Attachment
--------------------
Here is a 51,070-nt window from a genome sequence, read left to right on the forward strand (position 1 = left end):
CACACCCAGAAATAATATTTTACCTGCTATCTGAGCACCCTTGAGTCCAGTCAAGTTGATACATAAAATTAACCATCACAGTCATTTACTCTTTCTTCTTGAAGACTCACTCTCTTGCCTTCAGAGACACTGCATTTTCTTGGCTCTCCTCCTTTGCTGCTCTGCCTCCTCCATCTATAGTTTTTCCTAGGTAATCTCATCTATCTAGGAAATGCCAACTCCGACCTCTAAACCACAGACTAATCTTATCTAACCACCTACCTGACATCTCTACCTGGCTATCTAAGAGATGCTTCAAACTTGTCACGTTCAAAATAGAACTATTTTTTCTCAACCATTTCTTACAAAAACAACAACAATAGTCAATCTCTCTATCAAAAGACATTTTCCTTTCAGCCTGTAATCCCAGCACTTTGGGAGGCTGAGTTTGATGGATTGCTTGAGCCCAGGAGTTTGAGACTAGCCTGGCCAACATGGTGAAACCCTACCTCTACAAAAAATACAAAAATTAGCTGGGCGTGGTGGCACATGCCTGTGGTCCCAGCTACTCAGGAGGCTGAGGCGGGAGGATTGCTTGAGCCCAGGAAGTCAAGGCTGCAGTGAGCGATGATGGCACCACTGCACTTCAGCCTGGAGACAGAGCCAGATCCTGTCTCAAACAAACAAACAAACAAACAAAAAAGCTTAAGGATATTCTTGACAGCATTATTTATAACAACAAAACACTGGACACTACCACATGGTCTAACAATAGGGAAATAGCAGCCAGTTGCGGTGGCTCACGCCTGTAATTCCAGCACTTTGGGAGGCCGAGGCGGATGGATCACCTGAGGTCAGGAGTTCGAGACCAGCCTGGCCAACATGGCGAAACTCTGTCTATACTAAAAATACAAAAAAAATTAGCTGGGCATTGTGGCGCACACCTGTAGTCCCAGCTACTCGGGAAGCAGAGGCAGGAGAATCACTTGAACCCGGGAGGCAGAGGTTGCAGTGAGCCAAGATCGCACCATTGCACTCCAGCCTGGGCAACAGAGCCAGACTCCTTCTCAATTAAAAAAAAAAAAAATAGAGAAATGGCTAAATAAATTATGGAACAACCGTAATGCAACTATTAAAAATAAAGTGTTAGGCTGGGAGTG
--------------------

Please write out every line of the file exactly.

Here is a 51,070-nt window from a genome sequence, read left to right on the forward strand (position 1 = left end):
CACACCCAGAAATAATATTTTACCTGCTATCTGAGCACCCTTGAGTCCAGTCAAGTTGATACATAAAATTAACCATCACAGTCATTTACTCTTTCTTCTTGAAGACTCACTCTCTTGCCTTCAGAGACACTGCATTTTCTTGGCTCTCCTCCTTTGCTGCTCTGCCTCCTCCATCTATAGTTTTTCCTAGGTAATCTCATCTATCTAGGAAATGCCAACTCCGACCTCTAAACCACAGACTAATCTTATCTAACCACCTACCTGACATCTCTACCTGGCTATCTAAGAGATGCTTCAAACTTGTCACGTTCAAAATAGAACTATTTTTTCTCAACCATTTCTTACAAAAACAACAACAATAGTCAATCTCTCTATCAAAAGACATTTTCCTTTCAGCCTGTAATCCCAGCACTTTGGGAGGCTGAGTTTGATGGATTGCTTGAGCCCAGGAGTTTGAGACTAGCCTGGCCAACATGGTGAAACCCTACCTCTACAAAAAATACAAAAATTAGCTGGGCGTGGTGGCACATGCCTGTGGTCCCAGCTACTCAGGAGGCTGAGGCGGGAGGATTGCTTGAGCCCAGGAAGTCAAGGCTGCAGTGAGCGATGATGGCACCACTGCACTTCAGCCTGGAGACAGAGCCAGATCCTGTCTCAAACAAACAAACAAACAAACAAAAAAGCTTAAGGATATTCTTGACAGCATTATTTATAACAACAAAACACTGGACACTACCACATGGTCTAACAATAGGGAAATAGCAGCCAGTTGCGGTGGCTCACGCCTGTAATTCCAGCACTTTGGGAGGCCGAGGCGGATGGATCACCTGAGGTCAGGAGTTCGAGACCAGCCTGGCCAACATGGCGAAACTCTGTCTATACTAAAAATACAAAAAAAATTAGCTGGGCATTGTGGCGCACACCTGTAGTCCCAGCTACTCGGGAAGCAGAGGCAGGAGAATCACTTGAACCCGGGAGGCAGAGGTTGCAGTGAGCCAAGATCGCACCATTGCACTCCAGCCTGGGCAACAGAGCCAGACTCCTTCTCAATTAAAAAAAAAAAAAATAGAGAAATGGCTAAATAAATTATGGAACAACCGTAATGCAACTATTAAAAATAAAGTGTTAGGCTGGGAGTG